• Unsubscribe from newsletters, magazines, commercials, ads and mailers that tempt you to purchase things. I don’t follow a single company on my instagram or facebook account because one little 10% coupon had me running to purchase something I didn’t need. When I do need something, I’ll research a product, look for sales and buy only what I need.

  • Find alternative storage when your space isn’t working for you. Deep cabinets might benefit from pull-out drawers or lazy-susans. An unused coat closet can be an overflow pantry, linen closet, etc. A blank wall with some extra shelving can add a ton of vertical storage. Look around your home and see if your space can work better.

  • Buy groceries online. Grocery stores are designed to get you to buy more. Avoid the temptation all together and go in with a pre-planned list of what you need, or better yet, grocery shop online for free pickup or grocery delivery. You’ll buy only what you need and you can easily compare prices instead of always reaching for the brand-name you recognize.

  • Purchase frequently used items in bulk and unique items in pre-portioned sizes. For example, buy a 25 lb bag of rice if you’ll eat in within 6 months, but when you need sesame seeds for a recipe, buy a tiny bag from a farmers market so you don’t have “left overs” in your pantry for 4 years. Same goes for shampoo, makeup, linens and socks.

  • When possible, invest in multi-use items to cut down on how many tools you need. A reusable silicone bag can be a zip lock for left overs, a sousvide bag and a snack pack for the kids. An all purpose cleaner can replace the 8 various cleaners specific to one area in your home.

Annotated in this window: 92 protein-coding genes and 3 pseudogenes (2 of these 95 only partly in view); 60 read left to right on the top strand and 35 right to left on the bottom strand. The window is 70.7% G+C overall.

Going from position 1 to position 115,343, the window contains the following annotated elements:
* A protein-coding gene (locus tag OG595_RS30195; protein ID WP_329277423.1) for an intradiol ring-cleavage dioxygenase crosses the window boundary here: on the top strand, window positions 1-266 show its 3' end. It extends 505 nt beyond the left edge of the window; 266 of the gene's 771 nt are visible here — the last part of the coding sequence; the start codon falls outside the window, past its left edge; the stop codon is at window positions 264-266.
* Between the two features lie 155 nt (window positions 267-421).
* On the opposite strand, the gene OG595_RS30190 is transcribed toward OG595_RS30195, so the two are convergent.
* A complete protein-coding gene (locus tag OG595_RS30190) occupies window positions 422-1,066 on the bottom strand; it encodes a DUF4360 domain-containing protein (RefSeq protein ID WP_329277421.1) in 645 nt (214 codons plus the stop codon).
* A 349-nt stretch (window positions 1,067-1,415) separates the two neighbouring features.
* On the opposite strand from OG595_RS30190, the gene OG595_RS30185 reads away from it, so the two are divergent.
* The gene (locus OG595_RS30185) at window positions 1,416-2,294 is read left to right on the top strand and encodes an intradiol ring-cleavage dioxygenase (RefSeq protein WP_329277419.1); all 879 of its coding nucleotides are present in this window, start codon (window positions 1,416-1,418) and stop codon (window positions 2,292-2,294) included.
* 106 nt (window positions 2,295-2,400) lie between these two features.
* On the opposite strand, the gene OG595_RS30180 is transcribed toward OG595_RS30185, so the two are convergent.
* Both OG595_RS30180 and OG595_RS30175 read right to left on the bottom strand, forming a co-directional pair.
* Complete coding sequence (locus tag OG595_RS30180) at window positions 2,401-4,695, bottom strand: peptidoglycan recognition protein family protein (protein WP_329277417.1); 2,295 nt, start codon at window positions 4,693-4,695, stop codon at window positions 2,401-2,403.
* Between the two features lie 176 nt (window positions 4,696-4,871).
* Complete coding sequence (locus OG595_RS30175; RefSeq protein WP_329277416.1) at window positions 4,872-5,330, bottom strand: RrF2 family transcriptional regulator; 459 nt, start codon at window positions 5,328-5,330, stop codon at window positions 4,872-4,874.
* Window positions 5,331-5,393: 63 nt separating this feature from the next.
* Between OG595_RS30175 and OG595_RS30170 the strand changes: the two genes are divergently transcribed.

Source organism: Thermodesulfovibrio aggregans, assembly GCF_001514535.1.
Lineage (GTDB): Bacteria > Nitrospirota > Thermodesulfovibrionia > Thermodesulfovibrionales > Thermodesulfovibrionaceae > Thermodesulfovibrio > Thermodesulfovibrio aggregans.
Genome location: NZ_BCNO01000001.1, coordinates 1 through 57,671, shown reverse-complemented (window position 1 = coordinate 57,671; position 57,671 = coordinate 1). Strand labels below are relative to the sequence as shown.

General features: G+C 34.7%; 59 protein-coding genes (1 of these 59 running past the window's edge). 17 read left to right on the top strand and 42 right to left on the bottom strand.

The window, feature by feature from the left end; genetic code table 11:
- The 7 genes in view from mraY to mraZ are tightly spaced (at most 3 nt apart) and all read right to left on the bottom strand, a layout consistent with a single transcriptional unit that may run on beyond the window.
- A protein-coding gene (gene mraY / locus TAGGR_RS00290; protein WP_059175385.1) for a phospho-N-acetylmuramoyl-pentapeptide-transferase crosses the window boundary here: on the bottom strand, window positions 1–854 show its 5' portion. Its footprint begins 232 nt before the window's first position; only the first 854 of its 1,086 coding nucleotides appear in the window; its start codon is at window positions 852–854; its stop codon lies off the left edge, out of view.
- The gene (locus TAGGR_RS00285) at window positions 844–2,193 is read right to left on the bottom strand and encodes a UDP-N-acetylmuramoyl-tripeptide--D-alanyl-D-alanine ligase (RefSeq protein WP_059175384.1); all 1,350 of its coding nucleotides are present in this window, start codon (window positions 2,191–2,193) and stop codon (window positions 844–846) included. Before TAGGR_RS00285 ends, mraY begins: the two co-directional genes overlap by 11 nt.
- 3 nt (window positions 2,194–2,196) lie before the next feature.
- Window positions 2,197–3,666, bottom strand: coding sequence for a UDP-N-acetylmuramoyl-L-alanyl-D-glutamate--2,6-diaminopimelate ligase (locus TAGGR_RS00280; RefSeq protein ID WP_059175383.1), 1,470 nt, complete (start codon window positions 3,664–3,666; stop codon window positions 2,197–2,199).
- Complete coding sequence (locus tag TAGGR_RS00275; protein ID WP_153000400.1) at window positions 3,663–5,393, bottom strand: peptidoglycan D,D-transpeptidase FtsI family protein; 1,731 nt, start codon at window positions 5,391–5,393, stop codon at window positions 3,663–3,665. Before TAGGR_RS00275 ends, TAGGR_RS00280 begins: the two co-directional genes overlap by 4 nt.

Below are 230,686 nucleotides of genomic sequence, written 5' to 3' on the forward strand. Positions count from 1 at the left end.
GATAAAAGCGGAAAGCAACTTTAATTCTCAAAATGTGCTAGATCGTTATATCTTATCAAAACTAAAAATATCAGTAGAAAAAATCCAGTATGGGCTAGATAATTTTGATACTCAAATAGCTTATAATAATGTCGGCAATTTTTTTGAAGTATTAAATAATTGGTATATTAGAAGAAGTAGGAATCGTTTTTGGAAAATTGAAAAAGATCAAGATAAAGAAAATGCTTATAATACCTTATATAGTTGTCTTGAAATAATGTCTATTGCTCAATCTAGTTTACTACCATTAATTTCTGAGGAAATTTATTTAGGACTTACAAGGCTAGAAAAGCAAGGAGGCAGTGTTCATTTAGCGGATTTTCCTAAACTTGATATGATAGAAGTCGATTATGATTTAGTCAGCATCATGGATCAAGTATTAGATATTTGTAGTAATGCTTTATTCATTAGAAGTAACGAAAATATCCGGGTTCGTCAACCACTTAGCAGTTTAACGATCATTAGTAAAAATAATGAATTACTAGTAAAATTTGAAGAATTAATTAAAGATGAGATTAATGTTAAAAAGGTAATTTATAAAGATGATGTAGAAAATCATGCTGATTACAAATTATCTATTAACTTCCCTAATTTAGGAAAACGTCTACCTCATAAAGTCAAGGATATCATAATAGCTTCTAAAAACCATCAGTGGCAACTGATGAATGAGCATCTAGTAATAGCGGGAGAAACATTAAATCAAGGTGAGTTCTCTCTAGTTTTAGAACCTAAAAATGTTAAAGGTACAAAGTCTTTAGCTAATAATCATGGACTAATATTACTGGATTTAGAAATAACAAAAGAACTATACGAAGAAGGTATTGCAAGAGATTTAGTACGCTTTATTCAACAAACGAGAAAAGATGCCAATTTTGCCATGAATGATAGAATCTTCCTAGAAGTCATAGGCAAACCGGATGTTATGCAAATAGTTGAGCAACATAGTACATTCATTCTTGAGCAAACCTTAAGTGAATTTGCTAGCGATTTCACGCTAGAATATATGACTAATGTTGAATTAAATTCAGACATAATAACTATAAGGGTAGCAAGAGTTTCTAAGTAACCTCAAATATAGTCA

• If you haven’t used it in the last year, let it go. Humans are hoarders, we like to hold onto things “just in case”. You can always borrow, purchase, rent or find an alternative to what you got rid of.

03. You need less than you think

We live in a consumer-driven society. We’re always looking for a fix to a problem, and often we get tricked into buying something that we don’t need in order to fix a problem that wouldn’t exist if we would just stop buying things. We buy organizational tools to house the mountains of crap we’ll never use. We buy 19 different cleaners to clean the crap we rarely touch. And we buy and collect items to mentally “refresh” or “treat ourselves”.

I’ve learned some really interesting lessons over the last couple years of intentional simplicity. (No, I’m not a minimalist).

  1. My 6 year fight against acne and breakouts suddenly ended when I stopped wearing makeup, stopped washing my face (gasp) and started eating better. Turns out more products was never the solution. I’m at the point that I don’t even use face lotion. I have some sunscreen I use when I’m outside and some witch hazel to wipe off dirt and sweat after a workout or swim, but that’s it.